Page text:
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36 Quai des Orfèvres (2004, Olivier Marchal)
★½
Sometimes quite good cop movie about good cop Daniel Auteuil and good-but-complicated cop Gérard Depardieu jockeying for the same promotion and both becoming morally compromised (or worse). Loses its footing more and more as things progress. Auteuil’s good, Depardieu’s awesome, but they can’t save the film from director Marchal or the script.
DVD.
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The Three Musketeers (1993, Stephen Herek)
ⓏⒺⓇⓄ

Graphically violent–but still PG–Disney adaptation boasts a shockingly good performance from Charlie Sheen, an appealing one from Oliver Platt, and a good villain turn from Michael Wincott but it’s otherwise fairly dreadful. Bad direction and a bad script (from David Loughery); awful performance from Chris O’Donnell (as D’Artagnan). Kiefer Sutherland tries and fails. Tim Curry’s a caricature of himself. It’s the pits.
DVD, Streaming.
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Tremors (1990, Ron Underwood)
★★★
Isolated desert town–full of lovable goofballs (led by handymen Kevin Bacon and Fred Ward)–has to contend with giant killer worm monsters. Great acting (Gross’s survivalist redefined the actor), wonderfully paced script, excellent special effects. It’s loads of fun.
DVD, Blu-ray, Streaming.
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Triple Cross (1966, Terence Young)
★★
WWII espionage thriller has English thief Christopher Plummer convincing German captors wants to spy for them so he can go back to the UK and become a double agent for the British. Good performances compensate for a shallow script and medicore direction from Young.
DVD, Streaming.
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The Twilight Samurai (2002, Yamada Yôji)
★½
Widowed samurai Sanada Hiroyuki has given up the warrior life to take care of his kids. Then childhood love Miyazawa Rie comes to town and things start changing. Good performances–especially from Sanada–but the narrative’s disjointed and suffers from a constant lack of focus
DVD, Blu-ray.
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Turn (2001, Hirayama Hideyuki)

A young woman (Makise Riho) gets in a car accident and, when she wakes up, finds she’s the only person in an otherwise empty world. Or is she? Oh, she also repeats the same day over and over again. Likable performances, but the film concentrates way too hard on its fantastic situation and not its characters.
DVD (R2).
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28 Days Later (2002, Danny Boyle)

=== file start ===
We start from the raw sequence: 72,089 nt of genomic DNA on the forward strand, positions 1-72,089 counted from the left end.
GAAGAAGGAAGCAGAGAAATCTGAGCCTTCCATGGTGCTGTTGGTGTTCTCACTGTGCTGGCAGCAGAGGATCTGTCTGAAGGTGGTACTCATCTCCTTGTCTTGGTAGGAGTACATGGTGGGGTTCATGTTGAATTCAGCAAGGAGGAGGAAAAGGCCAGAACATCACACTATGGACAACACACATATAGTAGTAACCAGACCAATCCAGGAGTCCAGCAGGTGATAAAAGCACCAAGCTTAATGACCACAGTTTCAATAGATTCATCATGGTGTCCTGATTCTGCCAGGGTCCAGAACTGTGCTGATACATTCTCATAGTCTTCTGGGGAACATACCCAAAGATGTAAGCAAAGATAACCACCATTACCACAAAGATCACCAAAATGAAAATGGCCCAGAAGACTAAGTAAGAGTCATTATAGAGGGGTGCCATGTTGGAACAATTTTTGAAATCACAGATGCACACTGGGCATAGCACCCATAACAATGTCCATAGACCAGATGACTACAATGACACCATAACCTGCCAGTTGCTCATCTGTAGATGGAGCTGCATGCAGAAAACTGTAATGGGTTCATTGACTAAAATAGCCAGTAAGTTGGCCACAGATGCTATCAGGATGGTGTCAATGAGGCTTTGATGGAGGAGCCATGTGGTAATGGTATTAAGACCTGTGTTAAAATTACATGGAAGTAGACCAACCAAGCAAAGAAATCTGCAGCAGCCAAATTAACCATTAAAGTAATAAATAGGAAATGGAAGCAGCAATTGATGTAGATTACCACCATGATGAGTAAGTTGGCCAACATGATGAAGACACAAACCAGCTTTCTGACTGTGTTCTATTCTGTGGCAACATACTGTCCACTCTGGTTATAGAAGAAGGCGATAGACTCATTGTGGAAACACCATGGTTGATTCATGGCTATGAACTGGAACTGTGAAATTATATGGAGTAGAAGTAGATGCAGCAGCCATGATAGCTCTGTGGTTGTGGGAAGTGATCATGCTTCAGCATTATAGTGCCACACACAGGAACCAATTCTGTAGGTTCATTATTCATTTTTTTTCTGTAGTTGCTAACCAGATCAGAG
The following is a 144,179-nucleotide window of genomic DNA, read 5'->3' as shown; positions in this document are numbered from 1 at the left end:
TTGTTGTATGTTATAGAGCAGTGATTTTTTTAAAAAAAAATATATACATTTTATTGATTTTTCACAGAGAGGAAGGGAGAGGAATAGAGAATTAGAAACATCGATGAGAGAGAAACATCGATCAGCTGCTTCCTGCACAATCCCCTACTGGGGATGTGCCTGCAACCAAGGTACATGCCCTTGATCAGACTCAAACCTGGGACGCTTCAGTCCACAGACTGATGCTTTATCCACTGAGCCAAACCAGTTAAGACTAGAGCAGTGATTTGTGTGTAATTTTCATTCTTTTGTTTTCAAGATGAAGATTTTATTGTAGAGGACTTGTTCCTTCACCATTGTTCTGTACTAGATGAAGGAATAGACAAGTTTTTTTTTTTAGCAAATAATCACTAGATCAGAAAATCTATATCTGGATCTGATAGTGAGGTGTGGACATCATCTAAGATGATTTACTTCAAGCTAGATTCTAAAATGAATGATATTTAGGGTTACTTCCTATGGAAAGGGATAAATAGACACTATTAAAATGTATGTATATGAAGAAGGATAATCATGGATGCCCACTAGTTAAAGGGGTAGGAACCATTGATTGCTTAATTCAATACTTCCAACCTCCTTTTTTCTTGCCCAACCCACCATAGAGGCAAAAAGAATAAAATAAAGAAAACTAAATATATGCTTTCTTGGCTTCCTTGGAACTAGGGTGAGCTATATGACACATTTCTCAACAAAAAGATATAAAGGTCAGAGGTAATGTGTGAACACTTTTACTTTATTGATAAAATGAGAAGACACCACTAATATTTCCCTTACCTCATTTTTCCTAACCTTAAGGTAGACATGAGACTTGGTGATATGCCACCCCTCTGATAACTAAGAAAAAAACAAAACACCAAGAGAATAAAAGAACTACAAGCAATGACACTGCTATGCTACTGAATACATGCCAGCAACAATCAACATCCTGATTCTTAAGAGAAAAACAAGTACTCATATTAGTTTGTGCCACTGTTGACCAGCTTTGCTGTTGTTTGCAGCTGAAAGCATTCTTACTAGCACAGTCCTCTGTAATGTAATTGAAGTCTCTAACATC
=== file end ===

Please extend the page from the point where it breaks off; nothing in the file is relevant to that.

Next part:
★★★★
Cillian Murphy wakes up from a coma to discover the world overrun by zombies and has to try to survive. Not just from the zombies, but also from the military. Visually stunning, with Boyle shooting on DV; great script by Alex Garland; excellent performances. Murphy makes an outstanding Everyman. The film has at least one alternate ending version; rating is for whatever is on the U.S. DVD release.
DVD, Blu-ray, Streaming.
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Versus (2000, Kitamura Ryuhei)

Technically magnificent action/horror picture has Sakaguchi Tak fighting zombies with a samurai sword while wearing an ultra cool black leather trenchcoat. The writing is always iffy, but Kitamura’s direction tends to compensate enough.
DVD, Streaming.
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Volcano (1997, Mick Jackson)

Nicely paced disaster movie about a volcano growing out the La Brea Tar Pits. Anne Heche is the scientist, Tommy Lee Jones is the city guy, Gaby Hoffman’s his daughter. It’s occasionally annoying, with bad dialogue, but the cast is great. Heche and Don Cheadle are outstanding; Jones is fine. The film takes itself just seriously enough, which is not much.
DVD, Blu-ray, Streaming.
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Wallace and Gromit in The Curse of the Were-Rabbit (2005, Nick Park and Steve Box)
★★★½
First and only full-length theatrical outing for director Park and his clay animated creations Wallace and Gromit. It’s a great expansion of the duo’s adventures, but one is kind of okay. The clay animation and writing are exceptional work, as always, from Park and company.
DVD, Blu-ray, Streaming.
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White Dog (1982, Samuel Fuller)
★★★½
Somewhat infamous film–studio Paramount shelved it before release due to controversy about the subject (cutesy star Kristy MacNichol adopts an awesome new dog, only to discover he’s been trained to attack Black people) and director Fuller stole a print and bounced to Europe to get it released somewhere at least. The film runs short, leaving a few too many plot threads untied, but it’s real good. It’s deliberative and thoughtful, nicely directed by Fuller, with strong performances from the four principals. Nice to see Paul Winfield lead a movie. Finally available officially, on DVD and Blu-ray (but from Criterion, not Paramount).

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White Nights (1985, Taylor Hackford)
★★½
Not entirely ludicrous tale of defector ballet dancer Mikhail Baryshnikov (played by defector ballet dancer Mikhail Baryshnikov) crash-landing in the Soviet Union and being forced into a cover-up involving Vietnam-era, tap dancing defector Gregory Hines. Phenomenal dance sequences occasionally get a little long (with Baryshnikov the more impressive). But Hines’s performance is easily the best. The Lionel Ritchie Oscar-winning song is a little much.
DVD, Blu-ray, Streaming.
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Perry Mason: The Case of the Lethal Lesson (1989, Christian I. Nyby II)
ⓏⒺⓇⓄ